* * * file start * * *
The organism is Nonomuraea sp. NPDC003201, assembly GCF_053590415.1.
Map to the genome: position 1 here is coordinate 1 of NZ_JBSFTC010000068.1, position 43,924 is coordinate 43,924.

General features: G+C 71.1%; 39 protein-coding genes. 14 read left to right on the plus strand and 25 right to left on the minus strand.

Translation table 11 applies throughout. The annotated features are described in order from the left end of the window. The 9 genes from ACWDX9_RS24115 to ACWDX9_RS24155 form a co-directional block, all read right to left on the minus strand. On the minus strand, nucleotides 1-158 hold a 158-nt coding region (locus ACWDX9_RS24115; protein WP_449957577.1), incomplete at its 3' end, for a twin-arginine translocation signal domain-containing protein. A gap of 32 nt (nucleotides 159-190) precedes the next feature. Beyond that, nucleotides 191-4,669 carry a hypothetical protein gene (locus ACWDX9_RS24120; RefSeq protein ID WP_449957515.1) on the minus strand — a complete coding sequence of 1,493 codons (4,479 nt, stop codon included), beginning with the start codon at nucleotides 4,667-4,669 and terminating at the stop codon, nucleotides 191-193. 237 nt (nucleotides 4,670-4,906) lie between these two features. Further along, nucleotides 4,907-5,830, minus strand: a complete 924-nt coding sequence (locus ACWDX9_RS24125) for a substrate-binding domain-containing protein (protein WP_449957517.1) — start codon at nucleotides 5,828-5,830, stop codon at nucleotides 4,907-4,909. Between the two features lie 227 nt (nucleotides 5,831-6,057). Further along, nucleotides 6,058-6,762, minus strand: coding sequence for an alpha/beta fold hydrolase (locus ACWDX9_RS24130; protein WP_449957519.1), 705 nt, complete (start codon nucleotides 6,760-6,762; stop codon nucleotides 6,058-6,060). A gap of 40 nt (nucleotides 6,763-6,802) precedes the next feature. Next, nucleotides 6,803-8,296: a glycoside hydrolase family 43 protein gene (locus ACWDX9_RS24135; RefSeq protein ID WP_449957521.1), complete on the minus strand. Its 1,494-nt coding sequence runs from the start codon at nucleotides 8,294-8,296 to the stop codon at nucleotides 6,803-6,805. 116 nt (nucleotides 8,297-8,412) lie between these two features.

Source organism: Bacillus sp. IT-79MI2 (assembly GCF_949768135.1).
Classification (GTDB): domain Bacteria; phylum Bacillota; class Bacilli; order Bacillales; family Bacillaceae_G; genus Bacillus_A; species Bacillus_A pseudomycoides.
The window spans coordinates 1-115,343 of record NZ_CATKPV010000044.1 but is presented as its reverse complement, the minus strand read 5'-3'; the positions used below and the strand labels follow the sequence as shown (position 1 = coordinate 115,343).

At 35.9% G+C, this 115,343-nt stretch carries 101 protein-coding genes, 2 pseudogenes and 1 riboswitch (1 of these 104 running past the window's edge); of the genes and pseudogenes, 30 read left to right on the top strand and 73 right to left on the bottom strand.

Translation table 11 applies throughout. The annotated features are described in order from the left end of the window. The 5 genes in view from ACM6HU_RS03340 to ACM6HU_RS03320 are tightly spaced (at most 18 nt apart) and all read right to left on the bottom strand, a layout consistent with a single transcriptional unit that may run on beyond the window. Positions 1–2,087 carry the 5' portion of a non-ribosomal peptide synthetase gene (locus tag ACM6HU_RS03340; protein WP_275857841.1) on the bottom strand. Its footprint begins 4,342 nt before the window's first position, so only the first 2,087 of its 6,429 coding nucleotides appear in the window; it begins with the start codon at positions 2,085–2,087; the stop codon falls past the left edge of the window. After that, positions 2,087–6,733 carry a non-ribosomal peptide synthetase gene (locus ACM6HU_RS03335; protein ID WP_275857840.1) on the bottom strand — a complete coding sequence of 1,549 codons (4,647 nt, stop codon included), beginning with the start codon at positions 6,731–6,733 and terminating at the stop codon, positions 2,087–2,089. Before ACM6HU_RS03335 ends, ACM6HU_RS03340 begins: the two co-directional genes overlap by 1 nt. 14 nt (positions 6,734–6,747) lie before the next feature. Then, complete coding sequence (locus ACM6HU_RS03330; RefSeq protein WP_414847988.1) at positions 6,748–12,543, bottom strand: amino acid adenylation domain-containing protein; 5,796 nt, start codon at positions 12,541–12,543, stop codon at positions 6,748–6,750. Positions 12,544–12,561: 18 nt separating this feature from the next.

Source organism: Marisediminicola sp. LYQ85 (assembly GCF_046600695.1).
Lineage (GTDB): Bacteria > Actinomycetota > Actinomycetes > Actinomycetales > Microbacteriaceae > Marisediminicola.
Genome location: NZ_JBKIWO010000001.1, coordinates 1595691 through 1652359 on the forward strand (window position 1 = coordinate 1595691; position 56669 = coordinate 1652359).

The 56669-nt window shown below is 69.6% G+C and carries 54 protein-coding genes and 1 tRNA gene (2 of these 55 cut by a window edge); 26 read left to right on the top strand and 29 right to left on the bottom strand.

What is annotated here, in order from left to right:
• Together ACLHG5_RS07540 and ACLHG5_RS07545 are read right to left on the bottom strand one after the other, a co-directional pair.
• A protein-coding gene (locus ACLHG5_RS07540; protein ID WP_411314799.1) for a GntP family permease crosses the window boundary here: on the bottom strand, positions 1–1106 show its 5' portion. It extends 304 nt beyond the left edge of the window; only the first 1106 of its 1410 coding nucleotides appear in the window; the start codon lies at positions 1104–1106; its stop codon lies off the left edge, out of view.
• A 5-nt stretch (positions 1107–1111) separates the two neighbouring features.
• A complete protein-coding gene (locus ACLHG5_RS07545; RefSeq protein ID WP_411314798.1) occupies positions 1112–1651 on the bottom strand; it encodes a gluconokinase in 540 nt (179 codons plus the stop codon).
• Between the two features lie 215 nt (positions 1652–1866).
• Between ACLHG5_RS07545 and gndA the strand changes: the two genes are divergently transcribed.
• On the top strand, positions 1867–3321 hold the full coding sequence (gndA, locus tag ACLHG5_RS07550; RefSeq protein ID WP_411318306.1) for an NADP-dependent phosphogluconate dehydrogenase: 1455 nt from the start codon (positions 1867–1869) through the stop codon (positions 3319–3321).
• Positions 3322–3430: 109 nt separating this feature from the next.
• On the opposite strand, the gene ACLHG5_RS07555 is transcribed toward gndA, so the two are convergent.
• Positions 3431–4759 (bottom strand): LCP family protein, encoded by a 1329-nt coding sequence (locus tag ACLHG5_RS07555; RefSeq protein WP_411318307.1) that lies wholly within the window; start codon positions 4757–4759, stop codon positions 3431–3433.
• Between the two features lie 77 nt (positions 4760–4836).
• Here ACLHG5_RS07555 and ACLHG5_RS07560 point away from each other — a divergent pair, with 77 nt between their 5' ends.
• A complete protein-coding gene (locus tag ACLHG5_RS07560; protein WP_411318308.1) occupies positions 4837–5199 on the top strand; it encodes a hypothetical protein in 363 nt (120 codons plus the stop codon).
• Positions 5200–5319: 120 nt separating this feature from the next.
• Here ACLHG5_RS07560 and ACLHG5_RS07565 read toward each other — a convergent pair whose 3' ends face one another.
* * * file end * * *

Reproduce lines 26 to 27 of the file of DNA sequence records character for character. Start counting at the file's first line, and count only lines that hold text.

• Here ACLHG5_RS07555 and ACLHG5_RS07560 point away from each other — a divergent pair, with 77 nt between their 5' ends.
• A complete protein-coding gene (locus tag ACLHG5_RS07560; protein WP_411318308.1) occupies positions 4837–5199 on the top strand; it encodes a hypothetical protein in 363 nt (120 codons plus the stop codon).